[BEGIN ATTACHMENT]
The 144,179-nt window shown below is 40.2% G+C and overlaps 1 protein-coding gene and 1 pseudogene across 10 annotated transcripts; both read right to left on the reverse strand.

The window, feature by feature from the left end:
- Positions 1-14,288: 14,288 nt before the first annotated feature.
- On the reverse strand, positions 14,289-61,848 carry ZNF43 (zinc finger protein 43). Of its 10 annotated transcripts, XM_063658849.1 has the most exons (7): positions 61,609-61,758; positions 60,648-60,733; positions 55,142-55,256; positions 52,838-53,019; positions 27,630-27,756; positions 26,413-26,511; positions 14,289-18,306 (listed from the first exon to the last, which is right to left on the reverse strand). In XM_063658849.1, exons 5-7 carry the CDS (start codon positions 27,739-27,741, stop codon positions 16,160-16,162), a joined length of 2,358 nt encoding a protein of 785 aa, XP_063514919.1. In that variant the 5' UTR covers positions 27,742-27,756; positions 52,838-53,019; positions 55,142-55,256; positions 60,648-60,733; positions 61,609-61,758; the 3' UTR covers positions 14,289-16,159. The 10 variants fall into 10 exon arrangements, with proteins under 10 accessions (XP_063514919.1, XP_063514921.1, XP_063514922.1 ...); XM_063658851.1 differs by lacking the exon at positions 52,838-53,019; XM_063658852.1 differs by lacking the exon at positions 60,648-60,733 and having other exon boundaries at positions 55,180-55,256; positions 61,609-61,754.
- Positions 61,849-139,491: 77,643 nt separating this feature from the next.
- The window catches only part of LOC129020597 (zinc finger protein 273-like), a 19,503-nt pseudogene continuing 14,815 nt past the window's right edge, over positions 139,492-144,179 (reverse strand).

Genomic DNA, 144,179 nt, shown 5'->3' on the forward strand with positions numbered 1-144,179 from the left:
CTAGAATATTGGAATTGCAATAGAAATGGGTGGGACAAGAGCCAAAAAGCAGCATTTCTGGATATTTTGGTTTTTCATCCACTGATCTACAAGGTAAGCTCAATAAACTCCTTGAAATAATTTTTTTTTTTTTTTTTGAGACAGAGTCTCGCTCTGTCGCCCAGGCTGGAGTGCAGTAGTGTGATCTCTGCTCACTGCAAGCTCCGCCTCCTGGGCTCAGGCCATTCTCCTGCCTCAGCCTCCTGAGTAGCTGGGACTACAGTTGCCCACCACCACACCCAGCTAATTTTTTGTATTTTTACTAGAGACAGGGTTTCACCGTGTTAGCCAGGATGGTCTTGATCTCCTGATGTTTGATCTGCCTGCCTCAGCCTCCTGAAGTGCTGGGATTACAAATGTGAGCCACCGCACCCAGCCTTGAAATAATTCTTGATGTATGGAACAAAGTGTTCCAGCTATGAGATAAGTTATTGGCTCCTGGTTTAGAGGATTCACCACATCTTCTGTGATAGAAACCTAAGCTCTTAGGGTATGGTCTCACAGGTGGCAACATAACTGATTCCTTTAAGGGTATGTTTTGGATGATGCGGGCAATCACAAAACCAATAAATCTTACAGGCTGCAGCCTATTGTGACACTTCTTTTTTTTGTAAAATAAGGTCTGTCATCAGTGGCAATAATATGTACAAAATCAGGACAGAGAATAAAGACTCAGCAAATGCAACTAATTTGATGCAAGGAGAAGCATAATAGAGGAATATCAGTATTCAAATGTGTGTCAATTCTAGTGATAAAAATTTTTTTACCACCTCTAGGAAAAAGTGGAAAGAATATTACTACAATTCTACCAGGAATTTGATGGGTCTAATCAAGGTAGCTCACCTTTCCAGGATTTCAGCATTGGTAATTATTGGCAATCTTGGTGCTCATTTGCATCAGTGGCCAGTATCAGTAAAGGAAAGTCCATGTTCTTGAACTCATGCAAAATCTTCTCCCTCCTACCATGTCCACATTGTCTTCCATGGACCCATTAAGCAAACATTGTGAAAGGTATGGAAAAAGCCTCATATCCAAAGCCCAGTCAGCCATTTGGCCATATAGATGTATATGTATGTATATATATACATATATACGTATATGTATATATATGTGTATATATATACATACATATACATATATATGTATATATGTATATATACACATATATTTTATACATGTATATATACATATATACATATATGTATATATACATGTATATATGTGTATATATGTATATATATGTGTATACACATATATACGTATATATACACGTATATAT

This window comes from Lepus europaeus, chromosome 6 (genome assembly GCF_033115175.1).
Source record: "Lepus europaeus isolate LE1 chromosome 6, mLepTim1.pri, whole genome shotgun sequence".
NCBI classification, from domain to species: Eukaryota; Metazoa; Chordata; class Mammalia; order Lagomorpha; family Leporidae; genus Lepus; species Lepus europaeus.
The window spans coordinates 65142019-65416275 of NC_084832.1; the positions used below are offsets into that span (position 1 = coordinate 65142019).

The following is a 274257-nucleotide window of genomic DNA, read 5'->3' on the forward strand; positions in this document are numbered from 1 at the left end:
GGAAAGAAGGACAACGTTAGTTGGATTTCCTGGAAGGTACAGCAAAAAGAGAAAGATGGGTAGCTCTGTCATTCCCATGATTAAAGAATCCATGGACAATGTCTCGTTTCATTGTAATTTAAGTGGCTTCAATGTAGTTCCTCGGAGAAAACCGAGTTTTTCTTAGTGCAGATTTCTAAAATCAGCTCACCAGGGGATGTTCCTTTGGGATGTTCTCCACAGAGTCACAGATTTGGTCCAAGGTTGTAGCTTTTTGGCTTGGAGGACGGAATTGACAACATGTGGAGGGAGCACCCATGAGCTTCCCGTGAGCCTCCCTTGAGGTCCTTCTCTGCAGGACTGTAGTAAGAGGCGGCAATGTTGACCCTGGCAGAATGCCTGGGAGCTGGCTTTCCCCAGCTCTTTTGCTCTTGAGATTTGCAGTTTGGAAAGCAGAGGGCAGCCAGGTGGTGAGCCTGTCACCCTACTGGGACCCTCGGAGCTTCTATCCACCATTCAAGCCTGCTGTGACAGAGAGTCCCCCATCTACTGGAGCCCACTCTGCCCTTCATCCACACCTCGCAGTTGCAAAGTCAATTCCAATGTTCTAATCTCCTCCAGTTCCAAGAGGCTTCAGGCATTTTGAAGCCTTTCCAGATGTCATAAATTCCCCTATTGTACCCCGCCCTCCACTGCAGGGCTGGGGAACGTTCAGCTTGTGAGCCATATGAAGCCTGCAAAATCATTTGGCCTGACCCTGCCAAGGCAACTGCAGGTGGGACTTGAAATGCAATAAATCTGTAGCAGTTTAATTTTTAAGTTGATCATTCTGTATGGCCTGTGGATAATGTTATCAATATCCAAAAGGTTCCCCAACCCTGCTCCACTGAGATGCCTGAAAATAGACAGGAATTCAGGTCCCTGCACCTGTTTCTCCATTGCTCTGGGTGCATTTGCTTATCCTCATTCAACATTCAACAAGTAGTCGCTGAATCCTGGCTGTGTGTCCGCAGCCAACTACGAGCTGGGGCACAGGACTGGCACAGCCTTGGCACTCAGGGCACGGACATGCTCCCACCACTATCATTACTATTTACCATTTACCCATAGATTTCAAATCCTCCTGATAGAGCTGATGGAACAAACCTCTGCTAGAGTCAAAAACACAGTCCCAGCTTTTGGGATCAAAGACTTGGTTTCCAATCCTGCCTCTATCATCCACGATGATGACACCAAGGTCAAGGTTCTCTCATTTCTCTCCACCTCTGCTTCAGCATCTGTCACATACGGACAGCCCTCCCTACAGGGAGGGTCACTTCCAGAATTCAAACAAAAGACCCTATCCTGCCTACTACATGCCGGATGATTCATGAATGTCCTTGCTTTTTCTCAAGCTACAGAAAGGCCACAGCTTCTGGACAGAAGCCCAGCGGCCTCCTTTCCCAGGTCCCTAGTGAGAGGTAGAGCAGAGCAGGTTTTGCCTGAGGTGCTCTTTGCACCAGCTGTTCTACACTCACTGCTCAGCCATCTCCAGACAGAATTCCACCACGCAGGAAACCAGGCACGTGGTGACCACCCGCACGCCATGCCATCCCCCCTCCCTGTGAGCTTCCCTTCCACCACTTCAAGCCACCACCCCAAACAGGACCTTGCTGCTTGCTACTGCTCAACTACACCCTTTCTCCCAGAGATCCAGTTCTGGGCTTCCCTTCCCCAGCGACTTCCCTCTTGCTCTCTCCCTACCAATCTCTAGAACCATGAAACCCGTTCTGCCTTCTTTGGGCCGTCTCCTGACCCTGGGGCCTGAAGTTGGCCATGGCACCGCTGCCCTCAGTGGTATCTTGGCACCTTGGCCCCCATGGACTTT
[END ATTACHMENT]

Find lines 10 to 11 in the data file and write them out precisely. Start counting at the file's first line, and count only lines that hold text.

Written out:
Source record: "Lepus europaeus isolate LE1 chromosome 6, mLepTim1.pri, whole genome shotgun sequence".
NCBI classification, from domain to species: Eukaryota; Metazoa; Chordata; class Mammalia; order Lagomorpha; family Leporidae; genus Lepus; species Lepus europaeus.